The Supreme Court and the Field of Religious Studies

This is an essay by journalist Nathan Schneider with some interesting observations, but also some parts that I think are mistaken.  The point of the piece is to explain why religious studies is an important and useful field for the problems of our day.  The strangest and most anachronistic argument in it is that religious studies came into its own as an academic discipline pretty much as of 1963 with the US Supreme Court’s decision in Abington v. SchemppIn Schempp, the issue was the constitutionality of daily devotional readings from the Bible in public schools.  The Court held that the practice violated both the Free Exercise and Establishment Clauses.  In dicta, Justice Clark (writing for the majority) also said this:

In addition, it might well be said that one’s education is not complete without a study of comparative religion or the history of religion and its relationship to the advancement of civilization.  It certainly may be said that the Bible is worthy of study for its literary and historic qualities. Nothing we have said here indicates that such study of the Bible or of religion, when presented objectively as part of a secular program of education, may not be effected consistently with the First Amendment.  374 U.S. at 225.

What that has to do with the origins of the discipline of religious studies is mysterious to me.  To be sure, the study of religion as a distinct discipline is of comparatively recent vintage.  But it was going on at least a century or more before Justice Clark got around to writing the Schempp majority.  Eminent and learned writers like Schleiermacher, and then later Troeltsch, Durkheim, Weber, and many others were writing about religion qua religion extensively.  One might object that these are not American writers, but one could then point to Harvard comparative religion professor Wilfred Cantwell Smith’s magisterial The Meaning and End of Religion, first published in 1962, which paved the way for much of the religious studies scholarship that exists today (Smith was Canadian, but lived and wrote in the United States for a large part of his career).  Or one could point to Mircea Eliade’s wonderful, The Sacred and the Profane (first published 1957).  If people of Eliade’s and Smith’s stature had already by 1962 made a career of the study of religion, it suggests that religious studies was already a mature field of academic inquiry by the time Schempp rolled around.  Even the structuralist cultural anthropologist Claude Lévi-Strauss did his influential work in Tristes Tropiques before 1963.  And we haven’t even talked about William James yet, writing way back when it was Holmes’s court and Justice Clark was barely born.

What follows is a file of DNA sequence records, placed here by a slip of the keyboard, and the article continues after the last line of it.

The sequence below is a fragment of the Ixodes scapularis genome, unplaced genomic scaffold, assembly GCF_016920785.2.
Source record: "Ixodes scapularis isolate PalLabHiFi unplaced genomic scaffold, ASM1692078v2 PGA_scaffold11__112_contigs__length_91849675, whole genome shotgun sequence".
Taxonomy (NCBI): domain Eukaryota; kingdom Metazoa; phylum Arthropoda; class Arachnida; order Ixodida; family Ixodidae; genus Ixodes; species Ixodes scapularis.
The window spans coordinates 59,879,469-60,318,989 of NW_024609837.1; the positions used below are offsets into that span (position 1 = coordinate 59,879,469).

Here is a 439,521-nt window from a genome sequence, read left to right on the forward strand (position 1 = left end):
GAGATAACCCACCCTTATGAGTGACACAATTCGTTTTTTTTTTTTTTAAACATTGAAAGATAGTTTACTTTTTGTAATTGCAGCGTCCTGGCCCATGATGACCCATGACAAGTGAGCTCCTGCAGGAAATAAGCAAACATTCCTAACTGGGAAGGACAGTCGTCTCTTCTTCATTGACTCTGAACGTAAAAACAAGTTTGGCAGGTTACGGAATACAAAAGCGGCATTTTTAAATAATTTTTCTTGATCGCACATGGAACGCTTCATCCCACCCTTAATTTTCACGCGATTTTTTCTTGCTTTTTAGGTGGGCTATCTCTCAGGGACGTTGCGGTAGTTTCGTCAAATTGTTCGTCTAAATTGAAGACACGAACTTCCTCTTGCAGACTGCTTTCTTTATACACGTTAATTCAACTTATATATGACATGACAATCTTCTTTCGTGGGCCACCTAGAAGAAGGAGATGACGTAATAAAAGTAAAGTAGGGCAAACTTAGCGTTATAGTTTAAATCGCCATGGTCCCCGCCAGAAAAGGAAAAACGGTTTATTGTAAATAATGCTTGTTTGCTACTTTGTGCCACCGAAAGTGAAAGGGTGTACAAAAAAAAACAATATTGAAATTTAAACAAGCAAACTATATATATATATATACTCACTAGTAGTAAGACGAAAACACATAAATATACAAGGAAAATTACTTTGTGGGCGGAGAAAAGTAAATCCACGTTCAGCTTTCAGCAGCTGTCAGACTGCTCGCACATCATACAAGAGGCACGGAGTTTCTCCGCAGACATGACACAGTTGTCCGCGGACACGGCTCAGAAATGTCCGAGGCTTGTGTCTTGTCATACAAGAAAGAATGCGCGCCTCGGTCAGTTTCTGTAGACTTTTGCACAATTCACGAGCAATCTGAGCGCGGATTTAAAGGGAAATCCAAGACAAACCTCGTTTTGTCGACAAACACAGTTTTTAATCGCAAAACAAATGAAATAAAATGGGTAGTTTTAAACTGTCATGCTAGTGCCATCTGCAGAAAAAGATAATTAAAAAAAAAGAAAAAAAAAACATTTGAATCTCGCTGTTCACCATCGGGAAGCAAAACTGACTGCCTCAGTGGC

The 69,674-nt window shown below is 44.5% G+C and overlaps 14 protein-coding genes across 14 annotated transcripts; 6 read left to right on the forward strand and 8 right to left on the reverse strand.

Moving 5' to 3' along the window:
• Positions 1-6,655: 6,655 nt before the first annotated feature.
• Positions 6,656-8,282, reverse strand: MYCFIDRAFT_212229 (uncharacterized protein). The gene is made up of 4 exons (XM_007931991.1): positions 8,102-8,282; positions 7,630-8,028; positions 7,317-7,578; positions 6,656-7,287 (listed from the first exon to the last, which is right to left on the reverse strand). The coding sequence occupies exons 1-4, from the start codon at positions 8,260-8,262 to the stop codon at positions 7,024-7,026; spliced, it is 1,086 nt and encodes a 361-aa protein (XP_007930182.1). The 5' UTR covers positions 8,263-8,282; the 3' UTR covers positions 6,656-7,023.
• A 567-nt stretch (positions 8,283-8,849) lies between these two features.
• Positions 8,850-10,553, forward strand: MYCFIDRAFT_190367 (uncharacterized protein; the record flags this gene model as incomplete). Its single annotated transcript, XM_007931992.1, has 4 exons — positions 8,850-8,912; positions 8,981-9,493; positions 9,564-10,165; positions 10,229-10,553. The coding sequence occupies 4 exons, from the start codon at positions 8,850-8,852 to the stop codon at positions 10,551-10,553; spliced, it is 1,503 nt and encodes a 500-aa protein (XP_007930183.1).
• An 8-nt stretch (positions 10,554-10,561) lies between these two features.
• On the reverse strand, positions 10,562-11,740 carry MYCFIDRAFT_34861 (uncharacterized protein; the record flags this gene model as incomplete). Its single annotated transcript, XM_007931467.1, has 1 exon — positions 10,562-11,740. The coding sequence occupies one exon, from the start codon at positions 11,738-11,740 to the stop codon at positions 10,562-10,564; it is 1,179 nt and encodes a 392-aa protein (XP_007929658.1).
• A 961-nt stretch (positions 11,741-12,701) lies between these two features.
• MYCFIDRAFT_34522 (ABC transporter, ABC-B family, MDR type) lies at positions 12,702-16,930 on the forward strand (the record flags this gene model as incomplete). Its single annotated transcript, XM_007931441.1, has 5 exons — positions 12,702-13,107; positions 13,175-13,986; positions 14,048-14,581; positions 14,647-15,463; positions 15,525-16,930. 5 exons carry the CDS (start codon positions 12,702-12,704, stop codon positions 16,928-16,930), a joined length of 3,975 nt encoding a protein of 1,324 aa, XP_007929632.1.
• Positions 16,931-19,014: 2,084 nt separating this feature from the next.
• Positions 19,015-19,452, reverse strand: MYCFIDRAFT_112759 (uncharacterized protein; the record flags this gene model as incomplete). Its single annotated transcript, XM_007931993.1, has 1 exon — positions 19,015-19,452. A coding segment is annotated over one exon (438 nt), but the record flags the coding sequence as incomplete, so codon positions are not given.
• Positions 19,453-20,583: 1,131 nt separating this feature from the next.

The other odd feature about relying on the Schempp dictum as a kind of foundational moment for the field of religious studies is that it assumes that academics take their cues about what is worth studying from the Supreme Court.  That isn’t even true in law any more, let alone in other disciplines.  The premise is that non-legal academics actually know about Supreme Court dicta, and that they care enough about it to fashion their scholarly pursuits in conformity with what the Court thinks is worth studying. 

That seems to me to get things backwards.  The Supreme Court is generally (and rightly) a follower, not a leader.  It does not shape the culture, but instead perceives the social trends and tendencies of the culture and attempts to conform itself to them.  That was the thesis of the historical jurisprudents of the early 20th century, and it strikes me as exactly right in this and many other circumstances in religion clause law. 

If Justice Clark’s dicta demonstrates anything, it isn’t that all of a sudden the Court decided that it ought to provide intellectual room for religious studies scholars the world round by brilliantly conceiving the distinction between teaching religion as true and teaching about religion in academic fashion.  It’s that the Court finally got around to perceiving, and recognizing in law, a distinction which was all around it in the academic customs and cultural mores of society that already existed.

One response

  1. I took the Schempp case not to be the origin of the study of religion (as your examples clearly show), but to be the legal mechanism that galvanized the push for the founding of religious studies departments across the US. At that time, I believe the study of religion was located within divinity schools and theological seminaries.

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